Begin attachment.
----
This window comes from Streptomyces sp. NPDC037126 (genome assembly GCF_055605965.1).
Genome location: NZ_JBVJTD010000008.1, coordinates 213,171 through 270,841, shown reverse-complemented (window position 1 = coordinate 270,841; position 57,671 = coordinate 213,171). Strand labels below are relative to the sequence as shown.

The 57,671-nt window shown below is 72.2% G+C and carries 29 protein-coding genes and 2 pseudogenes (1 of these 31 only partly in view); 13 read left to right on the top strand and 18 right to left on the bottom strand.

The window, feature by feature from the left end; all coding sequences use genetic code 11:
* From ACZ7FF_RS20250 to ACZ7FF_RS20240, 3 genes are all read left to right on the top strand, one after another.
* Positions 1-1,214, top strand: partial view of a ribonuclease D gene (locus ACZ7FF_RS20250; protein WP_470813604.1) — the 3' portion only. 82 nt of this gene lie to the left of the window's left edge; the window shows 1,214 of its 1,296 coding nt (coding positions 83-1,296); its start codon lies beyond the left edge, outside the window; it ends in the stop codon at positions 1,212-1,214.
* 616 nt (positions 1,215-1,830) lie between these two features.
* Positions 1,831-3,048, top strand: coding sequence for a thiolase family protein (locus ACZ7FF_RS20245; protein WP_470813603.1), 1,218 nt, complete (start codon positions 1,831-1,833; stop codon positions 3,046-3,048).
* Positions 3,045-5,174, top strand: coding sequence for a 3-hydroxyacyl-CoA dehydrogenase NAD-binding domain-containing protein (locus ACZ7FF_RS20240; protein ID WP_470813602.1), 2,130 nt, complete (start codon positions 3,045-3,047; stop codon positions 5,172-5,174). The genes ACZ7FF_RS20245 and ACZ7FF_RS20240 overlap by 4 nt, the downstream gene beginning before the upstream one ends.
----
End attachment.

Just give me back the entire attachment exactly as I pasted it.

This window comes from Streptomyces sp. NPDC037126 (genome assembly GCF_055605965.1).
Genome location: NZ_JBVJTD010000008.1, coordinates 213,171 through 270,841, shown reverse-complemented (window position 1 = coordinate 270,841; position 57,671 = coordinate 213,171). Strand labels below are relative to the sequence as shown.

The 57,671-nt window shown below is 72.2% G+C and carries 29 protein-coding genes and 2 pseudogenes (1 of these 31 only partly in view); 13 read left to right on the top strand and 18 right to left on the bottom strand.

The window, feature by feature from the left end; all coding sequences use genetic code 11:
* From ACZ7FF_RS20250 to ACZ7FF_RS20240, 3 genes are all read left to right on the top strand, one after another.
* Positions 1-1,214, top strand: partial view of a ribonuclease D gene (locus ACZ7FF_RS20250; protein WP_470813604.1) — the 3' portion only. 82 nt of this gene lie to the left of the window's left edge; the window shows 1,214 of its 1,296 coding nt (coding positions 83-1,296); its start codon lies beyond the left edge, outside the window; it ends in the stop codon at positions 1,212-1,214.
* 616 nt (positions 1,215-1,830) lie between these two features.
* Positions 1,831-3,048, top strand: coding sequence for a thiolase family protein (locus ACZ7FF_RS20245; protein WP_470813603.1), 1,218 nt, complete (start codon positions 1,831-1,833; stop codon positions 3,046-3,048).
* Positions 3,045-5,174, top strand: coding sequence for a 3-hydroxyacyl-CoA dehydrogenase NAD-binding domain-containing protein (locus ACZ7FF_RS20240; protein ID WP_470813602.1), 2,130 nt, complete (start codon positions 3,045-3,047; stop codon positions 5,172-5,174). The genes ACZ7FF_RS20245 and ACZ7FF_RS20240 overlap by 4 nt, the downstream gene beginning before the upstream one ends.